F5 Introduces Synthesis App Delivery Architecture for Cloud, Data Center

 
 
By Jeffrey Burt  |  Posted 2013-11-05 Email Print this article Print
 
 
 
 
 
 
 

The new architecture will make it easier for organizations dealing with cloud and virtualized environments to deploy application services.

F5 Networks wants to make it easier for organizations to provision and deploy application services at a time when trends such as cloud computing, mobility, virtualization and software-defined everything continue to take hold in the data center.

F5 officials are unveiling the company's new architectural vision—F5 Synthesis—for what they're calling software-defined application services, or SDAS. Synthesis uses F5's existing technology—from its Big-IP solutions and ScaleN scaling product to Big-IQ management software and TMOS operating system—to create an environment where application services are easier to deploy in data centers, public clouds or both.

In addition, F5 is introducing new licensing models and reference architectures that make adopting the vendor's application delivery systems more cost effective, more secure and easier to optimize.

"This is our vision for how to deliver application services going forward," Lori MacVittie, senior product manager of emerging technologies for F5, told eWEEK.

Data centers are seeing a range of trends that will have a lasting impact on how they operate, MacVittie said. From software-defined data centers and the Internet of Things to cloud computing, mobility and security threats, the infrastructure needs to evolve to keep up with the rapidly changing demands. Application service delivery needs to do the same, she said.

"It's not just changing the economics, but also making it easier to get the services that they need," MacVittie said.

F5's architecture helps deliver Layer 4-7 services—everything from access control and load balancing to traffic management and authentication—more easily around the data center and in the cloud, and offers a set of management of control plane APIs to easily integrate with software-defined network (SDN), cloud and virtualization environments, including VMware and OpenStack, according to officials.

Synthesis essentially will enable businesses and service providers to pool their physical and virtual machines to create what F5 officials are calling a highly scalable Synthesis ScaleN fabric. A single fabric will be able to scale up to 2,560 multi-tenant instances of an appliance, support up to 9.2 billion connections and manage 20.5 terabits per second of throughput on the network, Alan Murphy, director of product marketing at F5, told eWEEK.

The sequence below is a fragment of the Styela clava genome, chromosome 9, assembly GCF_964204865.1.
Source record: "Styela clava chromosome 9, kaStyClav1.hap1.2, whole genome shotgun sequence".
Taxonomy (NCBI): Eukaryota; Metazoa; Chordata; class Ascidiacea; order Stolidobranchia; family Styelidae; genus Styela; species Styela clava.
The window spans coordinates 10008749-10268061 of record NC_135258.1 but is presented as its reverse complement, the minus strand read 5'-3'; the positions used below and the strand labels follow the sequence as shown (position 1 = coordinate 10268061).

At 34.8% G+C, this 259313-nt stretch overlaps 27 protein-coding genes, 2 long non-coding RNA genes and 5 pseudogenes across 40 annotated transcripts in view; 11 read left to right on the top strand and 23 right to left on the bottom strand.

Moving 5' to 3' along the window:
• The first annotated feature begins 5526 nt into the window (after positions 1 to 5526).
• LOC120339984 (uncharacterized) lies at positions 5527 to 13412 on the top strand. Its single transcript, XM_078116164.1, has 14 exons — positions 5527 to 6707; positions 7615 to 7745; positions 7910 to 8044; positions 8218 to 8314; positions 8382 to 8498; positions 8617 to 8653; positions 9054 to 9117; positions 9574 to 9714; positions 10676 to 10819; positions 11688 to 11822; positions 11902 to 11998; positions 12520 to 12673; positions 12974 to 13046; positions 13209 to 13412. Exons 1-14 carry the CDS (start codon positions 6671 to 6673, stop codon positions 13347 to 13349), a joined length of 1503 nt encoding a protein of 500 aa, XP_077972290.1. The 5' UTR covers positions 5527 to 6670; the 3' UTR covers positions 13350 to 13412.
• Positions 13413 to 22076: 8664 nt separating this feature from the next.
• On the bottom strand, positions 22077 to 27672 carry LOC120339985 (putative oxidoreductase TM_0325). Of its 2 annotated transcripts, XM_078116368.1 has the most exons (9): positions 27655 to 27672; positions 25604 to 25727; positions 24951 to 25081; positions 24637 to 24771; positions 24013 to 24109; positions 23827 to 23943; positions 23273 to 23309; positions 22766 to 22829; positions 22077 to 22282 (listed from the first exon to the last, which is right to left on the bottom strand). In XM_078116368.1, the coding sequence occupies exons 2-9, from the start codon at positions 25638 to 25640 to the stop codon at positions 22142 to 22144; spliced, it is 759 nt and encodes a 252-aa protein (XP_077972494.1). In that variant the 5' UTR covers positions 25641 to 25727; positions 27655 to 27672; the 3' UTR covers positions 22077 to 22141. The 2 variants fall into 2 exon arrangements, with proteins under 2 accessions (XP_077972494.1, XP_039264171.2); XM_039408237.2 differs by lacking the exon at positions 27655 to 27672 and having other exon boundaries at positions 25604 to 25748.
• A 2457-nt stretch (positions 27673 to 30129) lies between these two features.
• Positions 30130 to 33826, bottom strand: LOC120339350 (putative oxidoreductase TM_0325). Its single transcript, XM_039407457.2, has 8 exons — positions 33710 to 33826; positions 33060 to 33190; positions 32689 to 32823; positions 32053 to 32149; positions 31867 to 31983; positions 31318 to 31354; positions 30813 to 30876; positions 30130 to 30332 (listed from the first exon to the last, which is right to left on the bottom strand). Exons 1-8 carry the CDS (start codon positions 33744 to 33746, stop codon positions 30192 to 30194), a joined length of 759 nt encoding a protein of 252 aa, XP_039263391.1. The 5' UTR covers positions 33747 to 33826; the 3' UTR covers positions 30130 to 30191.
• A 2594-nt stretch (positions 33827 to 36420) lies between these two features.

Centralized management capabilities enable automated discovery, topology and provisioning of service fabric instances, reducing the costs associated with traditional manual processes and speeding up the provisioning and scaling of the services.

F5 officials want to make it easier and less costly for customers to adopt the new Synthesis architecture. Organizations can leverage the F5 technologies they already are using without having to eliminate what they've already invested in and have access to a range of deployment models, while the vendor is adopting a tiered "good, better, best" licensing system to enable customers to embrace the licensing model that is best for them.

Other vendors are also looking to improve the way application services are delivered at a time of great change in the data center. For example, Cisco Systems and Citrix Systems in June announced that Cisco will integrate Citrix's NetScaler application delivery controller (ADC) into its Cloud Network Services architecture. The move will enable Cisco to deliver scalable and reliable application services to organizations, officials said.

The move came several months after Cisco ended development of its own ACE ADC, essentially handing the market to Citrix, F5 and Riverbed Technology.

 
 
 
 
 
 
 
 
 
 
 

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